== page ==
Assuming that you haven’t disabled 2FA altogether, this is probably an artifact of Hosted Login’s support for trusted devices. With trusted devices, a user logs on the first time and is required to go through the 2FA process. As part of that process, however, the user can mark their device as a “trusted device.” That means that, for a specified period of time (and under certain conditions) the user is exempt from two-factor authentication: after they log on they’re given an access token and are allowed to bypass the 2FA process. By default, users can go 30 days without having to deal with 2FA; that means they can go quite awhile (like, say, 30 days) without ever being prompted to enter a 2FA access code. (Again, assuming that they are logging on from a trusted device.)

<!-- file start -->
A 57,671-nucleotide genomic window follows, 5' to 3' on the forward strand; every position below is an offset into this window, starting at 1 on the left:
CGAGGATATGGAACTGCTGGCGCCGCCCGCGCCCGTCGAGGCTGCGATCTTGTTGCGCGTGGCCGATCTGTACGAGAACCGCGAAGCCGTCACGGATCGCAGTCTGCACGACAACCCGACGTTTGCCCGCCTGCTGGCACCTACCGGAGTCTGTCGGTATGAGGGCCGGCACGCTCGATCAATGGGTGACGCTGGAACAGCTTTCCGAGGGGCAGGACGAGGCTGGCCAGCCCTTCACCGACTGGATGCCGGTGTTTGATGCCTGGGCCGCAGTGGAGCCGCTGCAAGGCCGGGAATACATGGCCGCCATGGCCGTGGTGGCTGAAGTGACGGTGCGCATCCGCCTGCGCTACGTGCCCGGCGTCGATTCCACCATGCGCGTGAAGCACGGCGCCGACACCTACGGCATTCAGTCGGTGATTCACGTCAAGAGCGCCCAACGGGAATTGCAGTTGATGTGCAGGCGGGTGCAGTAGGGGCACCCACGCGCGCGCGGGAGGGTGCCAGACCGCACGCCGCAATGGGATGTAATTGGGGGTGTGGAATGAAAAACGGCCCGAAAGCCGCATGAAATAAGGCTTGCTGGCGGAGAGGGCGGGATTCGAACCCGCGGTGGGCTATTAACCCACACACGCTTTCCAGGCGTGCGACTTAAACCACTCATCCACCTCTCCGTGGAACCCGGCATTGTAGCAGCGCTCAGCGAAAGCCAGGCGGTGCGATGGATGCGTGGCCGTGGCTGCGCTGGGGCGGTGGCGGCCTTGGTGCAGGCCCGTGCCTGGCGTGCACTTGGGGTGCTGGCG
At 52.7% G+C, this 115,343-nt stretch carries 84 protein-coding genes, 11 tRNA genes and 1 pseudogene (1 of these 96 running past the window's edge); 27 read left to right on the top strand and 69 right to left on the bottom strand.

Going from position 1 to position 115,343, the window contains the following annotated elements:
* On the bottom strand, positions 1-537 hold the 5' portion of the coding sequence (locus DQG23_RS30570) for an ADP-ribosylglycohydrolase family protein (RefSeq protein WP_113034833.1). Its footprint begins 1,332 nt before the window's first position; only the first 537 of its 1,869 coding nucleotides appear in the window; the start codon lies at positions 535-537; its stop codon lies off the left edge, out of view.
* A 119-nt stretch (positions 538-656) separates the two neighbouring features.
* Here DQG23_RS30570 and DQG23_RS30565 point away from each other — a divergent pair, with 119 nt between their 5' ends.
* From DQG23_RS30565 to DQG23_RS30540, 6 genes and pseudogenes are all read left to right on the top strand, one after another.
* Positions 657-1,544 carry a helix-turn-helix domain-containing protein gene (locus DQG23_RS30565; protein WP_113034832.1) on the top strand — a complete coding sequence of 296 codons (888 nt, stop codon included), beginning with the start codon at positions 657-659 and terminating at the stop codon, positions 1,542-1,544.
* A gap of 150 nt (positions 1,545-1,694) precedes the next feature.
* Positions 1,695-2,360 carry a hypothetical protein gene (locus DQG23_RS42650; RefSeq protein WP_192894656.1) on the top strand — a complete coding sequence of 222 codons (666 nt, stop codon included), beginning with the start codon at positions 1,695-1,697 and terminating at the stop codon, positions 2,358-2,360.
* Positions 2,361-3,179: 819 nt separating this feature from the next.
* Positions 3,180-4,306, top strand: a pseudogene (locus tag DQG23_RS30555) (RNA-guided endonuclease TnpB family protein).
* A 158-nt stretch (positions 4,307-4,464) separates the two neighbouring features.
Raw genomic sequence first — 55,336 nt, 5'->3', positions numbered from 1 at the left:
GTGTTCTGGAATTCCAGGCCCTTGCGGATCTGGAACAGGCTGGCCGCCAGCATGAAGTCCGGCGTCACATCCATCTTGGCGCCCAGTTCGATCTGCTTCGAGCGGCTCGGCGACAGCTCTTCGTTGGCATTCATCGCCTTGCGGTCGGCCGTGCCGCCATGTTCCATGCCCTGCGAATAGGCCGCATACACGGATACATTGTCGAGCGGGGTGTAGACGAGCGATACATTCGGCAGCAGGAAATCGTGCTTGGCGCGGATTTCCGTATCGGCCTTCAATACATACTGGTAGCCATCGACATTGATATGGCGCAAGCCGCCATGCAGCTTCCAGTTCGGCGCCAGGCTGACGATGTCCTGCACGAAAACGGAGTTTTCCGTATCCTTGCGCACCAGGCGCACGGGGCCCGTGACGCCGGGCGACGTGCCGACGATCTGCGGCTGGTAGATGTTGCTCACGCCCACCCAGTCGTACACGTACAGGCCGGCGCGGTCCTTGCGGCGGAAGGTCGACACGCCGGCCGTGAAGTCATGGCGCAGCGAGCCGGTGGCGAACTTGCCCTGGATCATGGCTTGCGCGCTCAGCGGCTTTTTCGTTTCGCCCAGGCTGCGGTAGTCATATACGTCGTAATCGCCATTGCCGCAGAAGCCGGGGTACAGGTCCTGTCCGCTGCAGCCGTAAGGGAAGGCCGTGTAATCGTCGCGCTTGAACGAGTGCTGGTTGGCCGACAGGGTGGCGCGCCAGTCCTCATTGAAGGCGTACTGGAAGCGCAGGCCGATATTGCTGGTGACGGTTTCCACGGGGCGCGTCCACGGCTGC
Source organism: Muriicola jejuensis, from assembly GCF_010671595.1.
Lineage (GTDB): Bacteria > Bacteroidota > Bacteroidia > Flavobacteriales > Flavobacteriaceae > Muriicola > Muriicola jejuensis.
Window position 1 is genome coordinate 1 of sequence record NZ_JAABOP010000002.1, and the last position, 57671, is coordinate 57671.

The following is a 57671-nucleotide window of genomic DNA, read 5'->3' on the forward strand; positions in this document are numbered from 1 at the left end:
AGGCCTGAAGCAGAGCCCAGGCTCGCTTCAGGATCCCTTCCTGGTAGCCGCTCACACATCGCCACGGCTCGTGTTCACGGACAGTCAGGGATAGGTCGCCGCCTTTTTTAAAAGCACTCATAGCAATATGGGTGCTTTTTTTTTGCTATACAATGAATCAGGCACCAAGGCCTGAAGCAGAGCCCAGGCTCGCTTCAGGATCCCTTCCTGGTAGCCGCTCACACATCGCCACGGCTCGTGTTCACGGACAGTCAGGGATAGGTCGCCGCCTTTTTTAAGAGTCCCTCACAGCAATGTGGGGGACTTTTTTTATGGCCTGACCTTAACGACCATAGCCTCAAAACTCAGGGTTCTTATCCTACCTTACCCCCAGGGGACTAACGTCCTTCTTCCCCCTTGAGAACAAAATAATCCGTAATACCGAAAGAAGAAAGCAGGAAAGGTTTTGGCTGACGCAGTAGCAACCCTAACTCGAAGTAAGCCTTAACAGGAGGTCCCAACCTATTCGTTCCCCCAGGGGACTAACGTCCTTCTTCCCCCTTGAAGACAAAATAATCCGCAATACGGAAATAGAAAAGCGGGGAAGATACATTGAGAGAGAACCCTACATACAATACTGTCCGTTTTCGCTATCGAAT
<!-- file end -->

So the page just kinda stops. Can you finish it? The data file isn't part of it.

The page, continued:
The bottom line? It’s not unusual for users to go through 2FA the first time they log on, then be able to bypass 2FA for weeks at a time.
You say you’re not sure you like that? That’s fine: by adding theauthentication.second_factor.trust_device_ttl setting to your application client you can change the 30-day exemption period to something shorter; in fact, by setting authentication.second_factor.trust_device_ttl to 0 you can require users to use 2FA each and every time they log on. See this article for details.